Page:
Here’s a great question on Getting Your Message Out – becoming an Adviser, from this week’s Making Money with Security workshop (Virtual).
You gave some excellent information on what to say and do when you are in front of the executives/asset owner…when communicating by email and by other electronic means…
You mentioned that sound bites alone are ineffective and how you throw most of your marketing mail away. I agree with both of these statements, so with that said, do you have any suggestions for what I can do to increase our chances of getting our marketing messages heard/read?
Content is the key. When your goal is to sell, people feel sold. When your goal is to educate, people feel helped. The key is in finding things that are helpful to the buyer – the asset owner. Most asset owners are not technologists, so educating them on products, or anything technical, sounds like an opportunity for demotion. Expect to be delegated back down to IT.
Sound bites, or statistical data may be somewhat interesting, however it must be presented from a source they care about. If the Wall Street Journal publishes it in their daily paper, chances are it appeals to business people. However, statistics, as we stated in class, lead to judgmental thinking, not emotional buying. So while, sound bites do build credibility, don’t expect them to lead to a sale. Use them as attention grabbers only.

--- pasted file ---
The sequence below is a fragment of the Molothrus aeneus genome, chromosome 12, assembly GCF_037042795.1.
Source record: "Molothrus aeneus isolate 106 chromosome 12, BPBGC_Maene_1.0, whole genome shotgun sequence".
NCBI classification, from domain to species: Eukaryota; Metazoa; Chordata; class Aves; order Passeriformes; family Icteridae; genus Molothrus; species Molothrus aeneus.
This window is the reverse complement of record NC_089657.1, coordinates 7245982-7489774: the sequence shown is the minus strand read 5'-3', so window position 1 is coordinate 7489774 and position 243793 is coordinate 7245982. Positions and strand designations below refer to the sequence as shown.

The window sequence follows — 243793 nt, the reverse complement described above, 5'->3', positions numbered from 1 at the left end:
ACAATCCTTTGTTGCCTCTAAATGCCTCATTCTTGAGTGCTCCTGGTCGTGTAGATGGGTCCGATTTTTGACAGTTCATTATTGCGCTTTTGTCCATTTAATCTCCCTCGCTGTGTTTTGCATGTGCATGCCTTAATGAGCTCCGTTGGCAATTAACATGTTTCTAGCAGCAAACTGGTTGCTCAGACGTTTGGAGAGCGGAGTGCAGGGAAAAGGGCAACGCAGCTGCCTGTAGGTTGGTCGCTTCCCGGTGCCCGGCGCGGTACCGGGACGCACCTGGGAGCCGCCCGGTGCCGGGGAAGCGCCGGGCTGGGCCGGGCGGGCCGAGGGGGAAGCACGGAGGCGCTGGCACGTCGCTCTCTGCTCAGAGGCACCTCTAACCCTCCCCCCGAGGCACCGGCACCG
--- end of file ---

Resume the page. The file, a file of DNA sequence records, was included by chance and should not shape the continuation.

In my book, The House & the Cloud, I talk about “Idea Emails”. These are ideas that I present to prospects to create knowledge gaps. “I have some ideas I’d like to share with you on how to make sure your employees are not stealing company secrets”. Idea emails are one example of creating curiosity through a knowledge gap that potentially helps a client/prospect with something they would care about. Other messaging might be “How to” posts on your blog – how to educate the organization on safe data handling or presenting “Seven things your employees need to know before traveling with company laptops”. This type of education can be written to appeal to asset owners in a non-technical, business format.
In summary, create content, use knowledge gaps to generate interest, and then educate with your content. This education should lead to action using services your firm provides. As an example, my wife was reading a document on the harmful effects of amalgam fillings (dental). The document began describing all kinds of symptoms people complain of every day. The article went on to explain the importance of removing these fillings using a special process that prevents serious side effects including possible fatality from poisoning. The doctor writing included several case studies showing how patients had been improperly diagnosed and treated for major diseases including MS. He described the procedure for removal and then recommended using other synthetic metal-free materials. Of course, both my wife and I had the metal removed from our mouths. While we did not use the doctor who wrote the article, we would have, had he been local and had he called on us.
© 2010, David Stelzl